find "${search_dir}" "${work_dir}" -mindepth 1 -maxdepth 1 -type f -print0 | xargs -0 -I {} echo "{}"

ls command in Linux/Unix, txt”, “File*.csv”, “*.html”.., etc. In such scenario you can use the below command shell scripts to get the desired results which  Then it takes each folder in turn, and displays the files from that folder. This continues until all the files in all the nested folders are displayed. If I use the –File parameter, I do not get the initial folder list: Get-ChildItem -Path E:\music\Santana -Recurse –File. The command and output from the command are shown here: Easy sorting

How to get list of filenames in a folder – Command Shell Script , Complicated names of files and directories can make your life painful when working on the command line. Here we provide a few useful tips for the names of​  I am working on a shell script. I need to find out the current working directory. How do I get the current working directory under Bash or Ksh shell running on Linux or Unix like operating systems? You can use shell variable called PWD or pwd built-in command to get the current working directory. The cd command sets the following shell variable:

Working With Files and Directories – The Unix Shell, To start exploring them, we'll go to our open shell window. First let's find ls prints the names of the files and directories in the current directory. We can make its  Listing All the Files and Folders Within a Folder You can get all items directly within a folder by using Get-ChildItem. Add the optional Force parameter to display hidden or system items. For example, this command displays the direct contents of Windows PowerShell Drive C (which is the same as the Windows physical drive C):

Navigating Files and Directories – The Unix Shell, How can I get a list of files in a directory?

  • Can you explain why for entry in "$search_dir/*" don't work? Why we need to place /* outside of quotes?
  • @mrgloom: Because you need to let the shell glob the wildcard.
  • wouldn't find be faster?
  • The solution gives the full path. What if I just wanted to list what was in the current directory?
  • @mrgloom if you want to do so you can achieve that with for entry in "${search_dir}/*"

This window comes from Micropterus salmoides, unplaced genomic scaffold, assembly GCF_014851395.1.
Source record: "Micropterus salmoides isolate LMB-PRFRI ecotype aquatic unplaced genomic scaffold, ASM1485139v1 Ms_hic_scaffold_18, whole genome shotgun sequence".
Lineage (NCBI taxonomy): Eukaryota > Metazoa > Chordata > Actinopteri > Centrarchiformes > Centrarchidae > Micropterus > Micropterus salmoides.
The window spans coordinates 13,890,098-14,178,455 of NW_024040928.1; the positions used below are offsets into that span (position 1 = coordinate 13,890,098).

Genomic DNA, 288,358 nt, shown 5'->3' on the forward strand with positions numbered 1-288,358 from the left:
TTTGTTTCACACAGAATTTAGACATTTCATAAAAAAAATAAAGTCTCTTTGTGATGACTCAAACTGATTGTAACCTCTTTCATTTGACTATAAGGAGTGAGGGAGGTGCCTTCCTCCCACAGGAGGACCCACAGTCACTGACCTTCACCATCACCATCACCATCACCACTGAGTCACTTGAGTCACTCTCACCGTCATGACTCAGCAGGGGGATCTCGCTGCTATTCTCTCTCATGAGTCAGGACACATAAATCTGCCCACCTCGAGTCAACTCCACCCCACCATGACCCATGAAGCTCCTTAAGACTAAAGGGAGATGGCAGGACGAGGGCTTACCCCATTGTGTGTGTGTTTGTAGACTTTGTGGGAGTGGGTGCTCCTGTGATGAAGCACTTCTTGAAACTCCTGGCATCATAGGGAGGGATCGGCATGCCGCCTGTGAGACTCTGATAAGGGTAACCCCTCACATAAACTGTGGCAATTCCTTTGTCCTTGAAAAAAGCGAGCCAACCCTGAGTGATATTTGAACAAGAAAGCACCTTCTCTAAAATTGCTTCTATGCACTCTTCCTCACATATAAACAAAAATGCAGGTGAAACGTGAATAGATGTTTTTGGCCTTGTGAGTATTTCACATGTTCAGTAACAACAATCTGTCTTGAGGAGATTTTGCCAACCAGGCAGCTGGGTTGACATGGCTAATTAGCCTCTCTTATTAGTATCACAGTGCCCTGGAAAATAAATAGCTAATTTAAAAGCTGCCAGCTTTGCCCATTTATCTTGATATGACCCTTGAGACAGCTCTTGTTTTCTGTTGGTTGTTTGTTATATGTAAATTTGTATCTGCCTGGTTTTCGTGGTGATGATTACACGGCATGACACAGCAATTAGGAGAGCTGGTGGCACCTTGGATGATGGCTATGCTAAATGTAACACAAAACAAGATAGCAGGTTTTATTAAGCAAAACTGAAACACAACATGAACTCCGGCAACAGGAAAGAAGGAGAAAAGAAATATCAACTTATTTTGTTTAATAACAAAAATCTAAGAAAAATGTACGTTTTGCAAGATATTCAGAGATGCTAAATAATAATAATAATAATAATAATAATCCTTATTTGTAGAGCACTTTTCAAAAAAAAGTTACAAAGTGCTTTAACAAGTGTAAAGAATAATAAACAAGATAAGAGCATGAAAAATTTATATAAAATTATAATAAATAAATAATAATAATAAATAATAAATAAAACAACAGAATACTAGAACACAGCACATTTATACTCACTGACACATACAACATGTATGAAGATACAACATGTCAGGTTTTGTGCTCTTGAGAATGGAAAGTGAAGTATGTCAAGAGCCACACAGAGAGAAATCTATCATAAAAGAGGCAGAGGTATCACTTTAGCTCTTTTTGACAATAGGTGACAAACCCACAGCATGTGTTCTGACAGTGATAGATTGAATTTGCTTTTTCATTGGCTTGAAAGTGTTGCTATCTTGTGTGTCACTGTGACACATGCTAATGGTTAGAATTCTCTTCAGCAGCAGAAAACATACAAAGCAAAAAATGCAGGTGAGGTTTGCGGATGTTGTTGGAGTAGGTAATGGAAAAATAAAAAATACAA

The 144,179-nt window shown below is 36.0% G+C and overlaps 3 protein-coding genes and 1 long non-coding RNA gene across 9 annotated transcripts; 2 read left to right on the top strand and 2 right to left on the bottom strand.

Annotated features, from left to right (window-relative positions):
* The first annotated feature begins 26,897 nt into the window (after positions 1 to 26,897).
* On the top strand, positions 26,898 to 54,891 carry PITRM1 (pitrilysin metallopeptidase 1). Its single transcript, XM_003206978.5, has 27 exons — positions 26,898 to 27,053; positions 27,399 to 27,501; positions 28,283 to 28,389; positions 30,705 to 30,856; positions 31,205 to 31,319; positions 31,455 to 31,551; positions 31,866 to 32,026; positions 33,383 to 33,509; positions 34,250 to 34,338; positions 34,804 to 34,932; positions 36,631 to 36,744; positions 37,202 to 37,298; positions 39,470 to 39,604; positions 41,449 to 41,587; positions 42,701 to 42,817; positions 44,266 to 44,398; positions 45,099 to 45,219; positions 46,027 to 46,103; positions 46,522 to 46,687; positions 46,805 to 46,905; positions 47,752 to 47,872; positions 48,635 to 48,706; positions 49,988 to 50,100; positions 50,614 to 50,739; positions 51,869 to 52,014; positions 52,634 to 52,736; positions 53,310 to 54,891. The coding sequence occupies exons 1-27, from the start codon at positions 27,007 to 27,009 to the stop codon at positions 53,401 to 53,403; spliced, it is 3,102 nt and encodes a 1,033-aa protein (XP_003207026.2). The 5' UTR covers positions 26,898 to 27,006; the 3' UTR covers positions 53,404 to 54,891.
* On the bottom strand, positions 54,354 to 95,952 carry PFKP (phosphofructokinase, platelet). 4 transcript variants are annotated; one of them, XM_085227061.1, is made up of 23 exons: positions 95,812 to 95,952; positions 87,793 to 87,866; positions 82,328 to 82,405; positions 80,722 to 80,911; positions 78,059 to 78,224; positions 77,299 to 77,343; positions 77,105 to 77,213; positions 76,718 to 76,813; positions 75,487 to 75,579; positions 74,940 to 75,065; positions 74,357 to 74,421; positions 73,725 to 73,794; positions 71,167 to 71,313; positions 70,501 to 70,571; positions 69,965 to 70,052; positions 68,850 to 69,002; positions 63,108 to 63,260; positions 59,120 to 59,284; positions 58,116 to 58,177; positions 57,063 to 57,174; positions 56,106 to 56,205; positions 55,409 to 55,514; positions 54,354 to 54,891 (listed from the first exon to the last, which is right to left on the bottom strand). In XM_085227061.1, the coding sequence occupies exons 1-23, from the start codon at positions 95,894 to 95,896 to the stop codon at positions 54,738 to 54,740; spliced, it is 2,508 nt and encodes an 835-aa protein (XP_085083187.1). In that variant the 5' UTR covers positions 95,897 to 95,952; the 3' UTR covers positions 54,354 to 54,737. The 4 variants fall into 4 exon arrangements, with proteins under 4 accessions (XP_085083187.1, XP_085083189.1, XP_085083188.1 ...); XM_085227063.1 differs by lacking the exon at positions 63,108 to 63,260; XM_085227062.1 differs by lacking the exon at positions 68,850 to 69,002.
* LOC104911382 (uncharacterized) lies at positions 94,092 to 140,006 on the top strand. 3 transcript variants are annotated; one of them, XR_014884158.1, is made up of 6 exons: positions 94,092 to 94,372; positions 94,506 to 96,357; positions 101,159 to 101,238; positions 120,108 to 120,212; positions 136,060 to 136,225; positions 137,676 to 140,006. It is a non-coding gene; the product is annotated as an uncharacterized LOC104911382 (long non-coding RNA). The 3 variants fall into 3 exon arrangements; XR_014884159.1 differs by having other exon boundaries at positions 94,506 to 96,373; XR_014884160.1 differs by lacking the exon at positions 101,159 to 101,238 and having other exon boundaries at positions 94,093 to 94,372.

• No need to use grep to get only .txt files: `ls $search_path/*.txt > filename.txt'. But more importantly, one should not use the output of the ls command to parse file names.
  • @VictorZamanian, can you elaborate why we should not use the output of ls to parse filenames? Haven't heard of this before.
  • @samurai_jane There's a lot of links to provide regarding this topic, but here's one first search result: I even saw a question here on SO claiming the reasons for not parsing the output of ls were BS and was very elaborative about it. But the replies/answers still claimed it was a bad idea. Have a look:…
  • This works OK for a quick, informal script or one-liner, but it will break if a filename contains newlines, unlike the glob-based solutions.
  • @SorenBjornstad thanks for the advice! I didn't know newlines were permitted in filenames- what kind of files might have them? Like, is this something that occurs commonly?
  • Newlines in filenames are evil for this reason and as far as I know there's no legitimate reason to use them. I've never seen one in the wild myself. That said, it's totally possible to maliciously construct filenames with newlines in such a way as to exploit this. (For instance, imagine a directory containing files A, B, and C. You create files called B\nC and D, then choose to delete them. Software that doesn't handle this right could end up deleting preexisting files B and C instead even if you didn't have permission to do that.)
  • I know this is pretty old but I can't seem to get the last xargs -0 -i echo "{}" command, care to explain me a bit? In particular what is the -i echo "{}" part do? Also I read from the man page that -i is deprecated now and we should use -I insted.